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Pathways: A Story of Trails and Men (1968), by John W. Bingaman


Acknowledgements

Among all those who have assisted me so generously in writing this book are my colleagues and friends, Mr. Carl P. Russell, Mrs. Carl P. Russell, Mr. Hil Oehlmann, Marie Duncan, and Vi Watson. I also thank the following for granting permission to quote copyright material from their publications: C. Frank Brockman from his “Development of Transportation” and “The Era of Trails” in Yosemite Nature Notes, 1943; Carl P. Russell from his “100 Years in Yosemite”. The Yosemite Natural History Association and its publication “Nature Notes”; James M. Hutchings’ “In the Heart of the Sierras 1888”; Allan Nevins in his “Fremont”. Letters from Gabriel Sovulewski, Francis Farquhar, and Kenneth J. Fryer were a great source of information.

I have been asked many times, “Just who influenced you most?” There were many who have encouraged me and given me a desire to strive for the very best under all circumstances. It was pioneering from the beginning, and it took strength and determination to do and accomplish almost unbelievable odds at times in the first years of my career.

It was men like Stephen T. Mather, first Director of National Parks, and Horace Marden Albright, Assistant Director under Mather and then Director after Mather’s death. I will never forget how Mr. Albright imbued me with the real “Spirit of the Service”. Of course W. B. Lewis, our first Park Service superintendent, who had the responsibility of organizing the park administration, encouraged me. Carl P. Russell, Park Naturalist and later Superintendent of Yosemite, urged me to write about my experiences. His insistence brought about my “Guardians of the Yosemite”. Russell’s death in June, 1967, was a great loss to our heritage. He had added generously to the historical writings of Yosemite and Western Americana. Later came ‘Colonel Charles Goff Thomson, a man of Military experience and a real disciplinarian, who met the challenge of greater park expansion.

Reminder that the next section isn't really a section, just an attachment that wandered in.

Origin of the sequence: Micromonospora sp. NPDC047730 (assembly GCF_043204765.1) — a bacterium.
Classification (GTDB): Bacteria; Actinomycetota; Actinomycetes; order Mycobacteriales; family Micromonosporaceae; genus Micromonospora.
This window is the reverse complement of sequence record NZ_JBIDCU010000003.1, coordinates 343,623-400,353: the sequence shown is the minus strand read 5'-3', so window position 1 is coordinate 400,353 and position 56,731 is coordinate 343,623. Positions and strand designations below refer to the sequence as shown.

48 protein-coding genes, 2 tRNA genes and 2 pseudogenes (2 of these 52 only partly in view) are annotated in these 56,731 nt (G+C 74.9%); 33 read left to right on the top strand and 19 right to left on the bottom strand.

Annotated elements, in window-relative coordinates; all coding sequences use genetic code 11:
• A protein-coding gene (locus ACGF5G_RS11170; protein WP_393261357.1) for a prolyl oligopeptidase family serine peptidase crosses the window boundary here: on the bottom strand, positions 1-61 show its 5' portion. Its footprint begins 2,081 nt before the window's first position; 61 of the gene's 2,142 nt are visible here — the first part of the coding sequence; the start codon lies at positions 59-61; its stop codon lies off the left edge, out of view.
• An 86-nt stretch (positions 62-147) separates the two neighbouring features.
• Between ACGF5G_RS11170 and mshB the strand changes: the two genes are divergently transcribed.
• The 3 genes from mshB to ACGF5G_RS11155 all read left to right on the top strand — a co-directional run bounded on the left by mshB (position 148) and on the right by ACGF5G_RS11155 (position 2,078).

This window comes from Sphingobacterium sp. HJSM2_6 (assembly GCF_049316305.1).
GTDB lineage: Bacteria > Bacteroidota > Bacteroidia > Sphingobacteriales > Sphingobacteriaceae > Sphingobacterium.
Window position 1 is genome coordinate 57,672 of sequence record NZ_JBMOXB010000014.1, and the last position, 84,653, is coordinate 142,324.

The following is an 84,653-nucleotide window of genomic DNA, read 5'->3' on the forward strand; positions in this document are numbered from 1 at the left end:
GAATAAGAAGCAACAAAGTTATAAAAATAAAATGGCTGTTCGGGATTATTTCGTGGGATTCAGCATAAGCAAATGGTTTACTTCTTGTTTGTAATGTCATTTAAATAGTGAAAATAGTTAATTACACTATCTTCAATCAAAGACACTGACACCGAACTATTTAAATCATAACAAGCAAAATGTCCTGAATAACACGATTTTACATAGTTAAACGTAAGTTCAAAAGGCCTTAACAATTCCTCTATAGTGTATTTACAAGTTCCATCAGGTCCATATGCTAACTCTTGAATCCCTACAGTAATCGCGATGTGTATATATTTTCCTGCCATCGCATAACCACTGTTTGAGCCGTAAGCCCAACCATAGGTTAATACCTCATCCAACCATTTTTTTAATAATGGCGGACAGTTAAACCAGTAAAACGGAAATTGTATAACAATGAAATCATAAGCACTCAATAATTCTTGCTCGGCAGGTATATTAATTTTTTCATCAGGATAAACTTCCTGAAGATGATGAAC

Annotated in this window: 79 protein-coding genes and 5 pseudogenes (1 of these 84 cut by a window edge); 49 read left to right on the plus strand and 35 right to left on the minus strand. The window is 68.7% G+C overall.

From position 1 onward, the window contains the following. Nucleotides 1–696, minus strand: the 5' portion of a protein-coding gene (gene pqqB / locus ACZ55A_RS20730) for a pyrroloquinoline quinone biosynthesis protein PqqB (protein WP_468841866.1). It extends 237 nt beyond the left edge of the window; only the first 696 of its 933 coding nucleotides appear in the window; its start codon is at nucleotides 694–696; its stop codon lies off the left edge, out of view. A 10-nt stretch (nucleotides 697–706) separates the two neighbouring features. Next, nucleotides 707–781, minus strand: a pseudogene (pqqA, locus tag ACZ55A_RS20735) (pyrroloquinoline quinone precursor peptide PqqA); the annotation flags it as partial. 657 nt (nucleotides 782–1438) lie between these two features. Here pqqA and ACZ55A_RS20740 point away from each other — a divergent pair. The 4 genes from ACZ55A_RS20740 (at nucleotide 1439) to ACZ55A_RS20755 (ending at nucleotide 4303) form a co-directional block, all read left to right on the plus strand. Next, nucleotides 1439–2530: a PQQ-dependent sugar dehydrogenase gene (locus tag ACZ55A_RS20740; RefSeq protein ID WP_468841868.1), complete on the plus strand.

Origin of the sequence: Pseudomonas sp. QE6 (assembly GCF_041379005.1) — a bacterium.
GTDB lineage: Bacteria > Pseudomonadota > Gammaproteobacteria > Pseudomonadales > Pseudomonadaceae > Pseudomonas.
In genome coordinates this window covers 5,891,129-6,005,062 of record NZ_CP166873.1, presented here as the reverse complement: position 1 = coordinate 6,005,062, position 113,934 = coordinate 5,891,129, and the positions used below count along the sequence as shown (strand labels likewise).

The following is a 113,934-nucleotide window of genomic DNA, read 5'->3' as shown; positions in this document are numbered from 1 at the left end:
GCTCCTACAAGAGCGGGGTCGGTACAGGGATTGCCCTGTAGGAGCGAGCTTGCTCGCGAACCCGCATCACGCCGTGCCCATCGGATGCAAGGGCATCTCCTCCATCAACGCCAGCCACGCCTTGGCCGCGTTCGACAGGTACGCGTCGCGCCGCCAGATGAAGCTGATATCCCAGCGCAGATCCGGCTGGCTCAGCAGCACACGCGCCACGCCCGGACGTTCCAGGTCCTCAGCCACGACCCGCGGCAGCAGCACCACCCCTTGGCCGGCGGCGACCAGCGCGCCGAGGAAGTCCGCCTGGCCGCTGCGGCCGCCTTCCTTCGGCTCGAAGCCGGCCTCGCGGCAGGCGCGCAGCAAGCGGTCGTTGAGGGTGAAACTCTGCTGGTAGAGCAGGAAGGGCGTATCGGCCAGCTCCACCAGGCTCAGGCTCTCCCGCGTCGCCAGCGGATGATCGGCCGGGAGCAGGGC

I am also indebted to a number of career Yosemite Park and Curry Company officers, such as Mother Curry, her daughter Mary, and Mary’s husband Donald B. Tresidder, who became president of the Company after the death of Mother Curry. Then Hil Oehlmann became General Manager and guided the Company business to a thriving and important concession that functioned through the many years in spite of the difficult problems of administering the needs of more than a million visitors a year. Presently, over two million tourists a year enjoy the park.

Our park superintendents, our rangers, and park employees have played such an important part in the protection and administration of Yosemite National Park. I could not begin to mention all their names. So with the cooperation of all, let us keep the “Spirit of the Service” to maintain the Service in its original form for today and for the generations to come.

The Author


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